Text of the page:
International Desk: Two Saudi Arabian oil pumping stations were targeted in a drone attack on Tuesday morning, the kingdom’s energy minister said, as fears rose about the security of Saudi oil infrastructure.
The incident comes shortly after Yemen’s Houthi rebels said they had launched assaults on installations in the kingdom and a day after Saudi Arabia said two of its oil tankers were among those damaged by assaults off the coast of the United Arab Emirates on Sunday.
Khalid al-Falih, Saudi energy minister, said the attack on the pumping stations, which sit on the vital East West Pipeline, resulted in a fire in one facility, leaving limited damage after the blaze was controlled.
The latest assault elevated worries about threats to oil infrastructure and shipping routes around Saudi Arabia, the world’s largest exporter of oil.
State oil company Saudi Aramco has suspended operations on the 1,200km-long pipeline, which transfers crude from the kingdom’s Eastern Province to Yanbu port on the Red Sea coast while the damage is being assessed.
“As a precautionary measure, the company temporarily shut down the pipeline, and contained the fire which caused minor damage to pump station 8,” it said.
The attack on the pipeline is significant because it represents one of the ways Saudi Arabia is able to send oil abroad without using the Strait of Hormuz.
“This is an attack targeting an alternative route to the Hormuz Strait,” said Anas Alhajji, an adviser to oil companies and producer countries. “It cannot be a random attack, this is a very sophisticated operation that requires knowledge and planning.”
The kingdom said oil production and exports from the country are continuing without disruptions. Still Brent crude, the international oil benchmark, rose $1.09 to $71.32 a barrel.
Before the statements from the Saudi authorities, a television channel owned by the Houthi militia group in Yemen said on Tuesday that the Iran-backed group had carried out attacks on Saudi targets using seven drones, without providing details.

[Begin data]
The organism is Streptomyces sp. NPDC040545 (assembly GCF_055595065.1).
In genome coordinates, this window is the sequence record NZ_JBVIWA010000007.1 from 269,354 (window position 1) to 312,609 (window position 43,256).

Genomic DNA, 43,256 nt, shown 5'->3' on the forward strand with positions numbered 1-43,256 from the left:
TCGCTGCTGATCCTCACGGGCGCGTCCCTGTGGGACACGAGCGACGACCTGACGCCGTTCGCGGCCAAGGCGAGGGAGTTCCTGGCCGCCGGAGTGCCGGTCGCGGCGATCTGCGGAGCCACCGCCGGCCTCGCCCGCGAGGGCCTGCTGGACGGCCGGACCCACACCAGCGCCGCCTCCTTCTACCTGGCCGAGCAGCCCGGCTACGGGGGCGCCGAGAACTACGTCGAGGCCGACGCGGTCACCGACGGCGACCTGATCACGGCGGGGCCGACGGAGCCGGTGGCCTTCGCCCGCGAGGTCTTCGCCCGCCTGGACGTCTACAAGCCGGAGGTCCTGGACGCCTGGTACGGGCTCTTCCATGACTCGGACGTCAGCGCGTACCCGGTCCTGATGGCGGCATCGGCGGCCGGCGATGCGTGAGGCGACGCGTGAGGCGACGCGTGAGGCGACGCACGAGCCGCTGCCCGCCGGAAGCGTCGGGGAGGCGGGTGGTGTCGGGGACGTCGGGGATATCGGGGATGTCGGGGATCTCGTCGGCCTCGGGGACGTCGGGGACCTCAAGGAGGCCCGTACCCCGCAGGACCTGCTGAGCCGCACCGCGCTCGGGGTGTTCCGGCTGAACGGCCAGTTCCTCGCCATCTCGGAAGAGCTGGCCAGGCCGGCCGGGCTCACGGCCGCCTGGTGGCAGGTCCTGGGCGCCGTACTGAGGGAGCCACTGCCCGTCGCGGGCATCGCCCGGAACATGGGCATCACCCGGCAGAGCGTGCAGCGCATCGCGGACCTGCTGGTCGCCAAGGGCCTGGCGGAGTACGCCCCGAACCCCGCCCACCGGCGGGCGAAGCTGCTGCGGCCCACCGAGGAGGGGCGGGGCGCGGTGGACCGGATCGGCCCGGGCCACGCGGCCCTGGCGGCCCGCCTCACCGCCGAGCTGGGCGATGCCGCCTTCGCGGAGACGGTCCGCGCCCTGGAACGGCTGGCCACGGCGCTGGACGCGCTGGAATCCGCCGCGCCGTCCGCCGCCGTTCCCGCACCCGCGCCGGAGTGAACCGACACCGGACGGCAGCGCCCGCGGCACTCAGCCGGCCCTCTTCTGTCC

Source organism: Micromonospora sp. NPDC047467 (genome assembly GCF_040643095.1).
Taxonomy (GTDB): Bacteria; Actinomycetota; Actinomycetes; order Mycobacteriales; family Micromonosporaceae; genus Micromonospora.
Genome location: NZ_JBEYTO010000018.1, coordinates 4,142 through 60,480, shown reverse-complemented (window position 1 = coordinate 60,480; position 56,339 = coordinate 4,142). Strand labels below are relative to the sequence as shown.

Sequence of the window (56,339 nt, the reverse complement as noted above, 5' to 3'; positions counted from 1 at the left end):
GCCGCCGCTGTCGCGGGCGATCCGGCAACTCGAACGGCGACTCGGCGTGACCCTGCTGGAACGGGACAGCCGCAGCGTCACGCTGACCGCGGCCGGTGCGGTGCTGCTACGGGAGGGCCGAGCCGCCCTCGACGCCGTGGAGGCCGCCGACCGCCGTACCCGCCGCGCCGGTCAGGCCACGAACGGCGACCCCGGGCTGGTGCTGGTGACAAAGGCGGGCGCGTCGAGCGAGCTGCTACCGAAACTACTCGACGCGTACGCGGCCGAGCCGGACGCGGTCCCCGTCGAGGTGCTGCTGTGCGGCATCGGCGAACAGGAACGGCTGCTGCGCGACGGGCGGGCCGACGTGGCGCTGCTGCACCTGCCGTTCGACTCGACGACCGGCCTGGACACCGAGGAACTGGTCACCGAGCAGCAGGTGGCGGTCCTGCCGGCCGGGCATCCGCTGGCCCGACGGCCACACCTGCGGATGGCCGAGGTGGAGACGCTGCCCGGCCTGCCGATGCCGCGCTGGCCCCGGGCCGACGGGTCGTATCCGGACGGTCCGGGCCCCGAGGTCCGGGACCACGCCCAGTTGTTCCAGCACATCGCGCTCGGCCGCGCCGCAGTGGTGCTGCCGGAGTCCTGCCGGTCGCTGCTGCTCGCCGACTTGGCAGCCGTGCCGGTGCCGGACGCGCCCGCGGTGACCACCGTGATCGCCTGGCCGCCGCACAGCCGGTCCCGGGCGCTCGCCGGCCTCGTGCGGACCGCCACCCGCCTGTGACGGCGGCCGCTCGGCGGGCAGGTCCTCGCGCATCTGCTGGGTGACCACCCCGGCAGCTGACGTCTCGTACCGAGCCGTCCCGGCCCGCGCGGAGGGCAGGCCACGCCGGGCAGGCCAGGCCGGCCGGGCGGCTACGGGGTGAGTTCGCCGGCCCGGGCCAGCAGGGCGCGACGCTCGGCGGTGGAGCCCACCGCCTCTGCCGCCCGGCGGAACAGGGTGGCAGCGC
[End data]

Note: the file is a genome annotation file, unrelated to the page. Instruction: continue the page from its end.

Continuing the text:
The TV report said the operation was a response to “continued aggression” and that more strikes could follow.
“The Kingdom of Saudi Arabia condemns this cowardly attack,” said Mr Falih, adding that “these attacks prove again that it is important for us to face terrorist entities, including the Houthi militias in Yemen that are backed by Iran”.
A spokesman for the Saudi State Security said authorities were investigating the drone strike.
According to tanker tracking firm Kpler, the port of Yanbu, where the pipeline terminates, has only been exporting a little over 100,000 barrels a day of crude in 2019, down sharply from last year when it was regularly exporting 500,000 to 700,000 b/d.
The majority of the crude it has exported this year has gone to Asia. Last year, when exports were higher, much was being shipped to Egypt for likely transshipment on to Europe.
The Houthis have previously used drones and missiles to attack Saudi targets across Yemen’s northern border with the kingdom and in the Red Sea.
The timing of the Houthis’ claim of a renewed aerial assault on Saudi targets threatens to complicate UN attempts to broker peace in Yemen, where more than 10,000 people have been killed amid a massive humanitarian disaster.
The UN has been monitoring the withdrawal of Houthi forces from three ports near Hodeidah, an important step in a peace plan agreed by the warring factions in Stockholm last December.
A successful withdrawal, which is scheduled for completion on Wednesday, would help secure the tentative ceasefire around the Red Sea city and allow the UN to seek a broader peace in Yemen.
Separately on Tuesday, Spain temporarily pulled its frigate Méndez Nuñez from its participation in a US-led combat fleet, saying it did not want the vessel to be part of US efforts to deter supposed Iranian aggression in the region.
Margarita Robles, the minister of defence, denied reports that Spain was leaving the combat fleet over concerns that it could be pulled to an unwanted conflict between Washington and Tehran. She said the decision was “not political but technical” and needed to be seen within a framework of “normality”.
risingbd/Dhaka/May 14, 2019/AI